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the Complete Review
the complete review - non-fiction / literary criticism



On the Natural History
of Destruction


by
W. G. Sebald


general information | review summaries | our review | links | about the author

To purchase On the Natural History of Destruction



Title: On the Natural History of Destruction
Author: W.G. Sebald
Genre: Non-fiction
Written: 1999 (Eng. 2003)
Length: 193 pages
Original in: German
Availability: On the Natural History of Destruction - US
On the Natural History of Destruction - UK
On the Natural History of Destruction - Canada
Luftkrieg und Literatur - Deutschland
De la destruction comme élément de l'histoire naturelle - France
  • The bulk of this volume was previously published in German as Luftkrieg und Literatur
  • Translated by Anthea Bell
  • Includes the essays:
    • Air War and Literature, based on lectures given in Zürich in 1997
    • Between the Devil and the Deep Blue Sea: On Alfred Andersch
    • Against the Irreversible: On Jean Améry
    • The Renorse of the Heart: On Memory and Cruelty in the Works of Peter Weiss

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Our Assessment:

B- : some interesting aspects, but poorly argued and the underlying view of what literature should be is a disturbing one

See our review for fuller assessment.




Review Summaries
Source Rating Date Reviewer
The Age . 16/3/2003 Zulfikar Abbany
The Atlantic Monthly . 1-2/2003 Christopher Hitchens
The Believer . 5/2003 William T. Vollmann
Boston Review . Summer/2003 Susie Linfield
British Medical J. . 5/4/2003 Fred Charatan
Daily Telegraph . 22/2/2003 Alan Marshall
The Guardian . 22/2/2003 John Banville
Harper's . 3/2003 John Leonard
The Independent . 22/2/2003 Peter J. Conradi
LA Weekly . 6/2/2003 Geoff Dyer
Libération . 8/1/2004 Marc Semo
London Rev. of Books . 21/8/2003 Christian Schütze
The LA Times . 23/3/2003 James J. Sheehan
Le Monde . 6/2/2004 Raphaëlle Rérolle
The Nation . 31/3/2003 Hugh Eakin
The New Republic . 23/9/2002 Ruth Franklin
New Statesman . 24/2/2003 Robert Winder
The NY Rev. of Books . 27/2/2003 Charles Simic
The NY Times . 5/2/2003 Richard Eder
The NY Times Book Rev. . 6/4/2003 Daphne Merkin
The Observer . 23/2/2003 Adam Phillips
Queen's Quarterly . Summer/2003 Fraser Bell
San Francisco Chronicle . 23/2/2003 Kenneth Baker
The Spectator . 15/2/2003 Andrew Gimson
Sunday Telegraph . 23/2/2003 Max Hastings
Sydney Morning Herald . 12/4/2003 Andrew Riemer
The Times . 12/2/2003 Antony Beevor
TLS . 25/4/2003 Daniel Johnson
The Washington Post . 23/3/2003 Zofia Smardz


  Review Consensus:

  No consensus, varied opinions (many only focussing on the first essay)

  From the Reviews:
  • "Sebald's sombre thoughts were motivated not by historical revisionism, but by a cultural deficit." - Zulfikar Abbany, The Age

  • "Germany suffered both those disgraces to the fullest possible extent, and Sebald registers that contradiction to the limit of his ability. His opening bid deserves criticism, as I hope I have shown." - Christopher Hitchens, The Atlantic Monthly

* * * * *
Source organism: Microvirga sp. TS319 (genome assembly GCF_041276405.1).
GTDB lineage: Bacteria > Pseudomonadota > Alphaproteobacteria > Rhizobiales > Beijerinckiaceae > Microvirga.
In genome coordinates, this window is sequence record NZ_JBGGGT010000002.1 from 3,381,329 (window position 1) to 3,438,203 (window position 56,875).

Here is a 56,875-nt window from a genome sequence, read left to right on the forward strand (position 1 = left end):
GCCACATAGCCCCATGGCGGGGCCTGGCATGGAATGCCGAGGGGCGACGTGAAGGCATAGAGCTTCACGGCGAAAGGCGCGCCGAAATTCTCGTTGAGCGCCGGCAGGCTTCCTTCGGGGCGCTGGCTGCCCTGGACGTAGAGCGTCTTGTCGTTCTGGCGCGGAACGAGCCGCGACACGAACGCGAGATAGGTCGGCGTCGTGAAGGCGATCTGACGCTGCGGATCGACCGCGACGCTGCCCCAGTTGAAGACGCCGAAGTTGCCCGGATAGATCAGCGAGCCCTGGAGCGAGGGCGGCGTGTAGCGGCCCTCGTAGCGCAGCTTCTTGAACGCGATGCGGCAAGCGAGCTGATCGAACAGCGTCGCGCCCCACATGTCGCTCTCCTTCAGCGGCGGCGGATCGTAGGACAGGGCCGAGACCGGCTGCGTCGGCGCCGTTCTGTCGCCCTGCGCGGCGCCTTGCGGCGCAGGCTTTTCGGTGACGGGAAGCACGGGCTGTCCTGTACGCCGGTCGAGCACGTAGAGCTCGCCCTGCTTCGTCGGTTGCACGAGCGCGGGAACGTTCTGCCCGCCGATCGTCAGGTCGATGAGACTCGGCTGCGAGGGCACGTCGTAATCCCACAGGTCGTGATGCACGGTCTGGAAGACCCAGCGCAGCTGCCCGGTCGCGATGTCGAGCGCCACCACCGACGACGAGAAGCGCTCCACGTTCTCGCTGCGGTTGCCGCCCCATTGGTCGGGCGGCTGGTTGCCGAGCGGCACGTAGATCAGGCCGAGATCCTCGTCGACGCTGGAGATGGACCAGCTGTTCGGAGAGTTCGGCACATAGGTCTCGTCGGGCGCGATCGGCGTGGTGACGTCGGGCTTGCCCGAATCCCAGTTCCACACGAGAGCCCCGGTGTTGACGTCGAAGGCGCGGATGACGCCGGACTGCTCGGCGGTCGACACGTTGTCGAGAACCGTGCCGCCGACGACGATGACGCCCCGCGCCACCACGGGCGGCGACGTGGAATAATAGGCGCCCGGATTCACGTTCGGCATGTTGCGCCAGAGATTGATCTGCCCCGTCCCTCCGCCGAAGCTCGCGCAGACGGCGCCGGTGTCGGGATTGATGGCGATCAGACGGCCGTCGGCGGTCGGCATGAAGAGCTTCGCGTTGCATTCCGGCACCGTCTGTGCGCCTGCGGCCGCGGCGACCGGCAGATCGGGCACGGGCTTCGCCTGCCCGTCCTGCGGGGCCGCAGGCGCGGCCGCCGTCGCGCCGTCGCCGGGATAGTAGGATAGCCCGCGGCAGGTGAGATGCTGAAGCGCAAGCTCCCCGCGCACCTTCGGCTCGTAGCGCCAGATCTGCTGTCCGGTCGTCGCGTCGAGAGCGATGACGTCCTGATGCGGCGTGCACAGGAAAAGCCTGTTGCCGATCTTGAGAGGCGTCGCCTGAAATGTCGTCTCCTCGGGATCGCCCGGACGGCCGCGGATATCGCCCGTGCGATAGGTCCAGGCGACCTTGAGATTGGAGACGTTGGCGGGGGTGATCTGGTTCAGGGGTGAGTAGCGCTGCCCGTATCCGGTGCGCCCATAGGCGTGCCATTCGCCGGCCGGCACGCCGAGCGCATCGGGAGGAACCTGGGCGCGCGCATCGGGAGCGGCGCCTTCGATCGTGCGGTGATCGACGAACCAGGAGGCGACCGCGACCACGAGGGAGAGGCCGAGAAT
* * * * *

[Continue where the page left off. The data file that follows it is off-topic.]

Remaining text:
• "Over and over, Sebald finds himself appalled by the inappropriate cheerfulness, busyness, et cetera, of the people he studies. (...) By no means do I want to dismiss this book, which I cannot shake from my mind. I disagree with much of what Sebald says, and with the harsh way that he says it. Nonetheless, he has begun something very important. To the extent that World War II remains relevant to our time, it can no longer be relevant through primary perception -- the battles are over -- but through memory." - William T. Vollmann, The Believer

  • "W. G. Sebaldís On the Natural History of Destruction is dry ice. In prose as precise and astringent as a surgeonís knife -- Sebald writes in clear revulsion against what he sees as the kitschy grandiosity of too much German literature -- he examines a great hole of cultural memory (.....) But the reasons for this German amnesia (...) are not difficult to fathom, and so Sebaldís puzzlement is puzzling." - Susie Linfield, Boston Review

  • "Its primary subject is literature and the Allied air raids on Germany during the second world war, but it is just as much about the psychopathology of destructiveness, repression in the mass memory of succeeding generations, and the sequelae of torture and cruelty from the victims' point of view." - Fred Charatan, British Medical Journal

  • "The most substantial of these four essays by W G Sebald is concerned with the way in which German writers responded to the air raids, and what place these man-made events have had or still have in the nation's collective memory. In other words, in common with all Sebald's work, this book is about memory and bearing witness and the failure to do so. And what he records is, with very few exceptions, a history of failure." - Alan Marshall, Daily Telegraph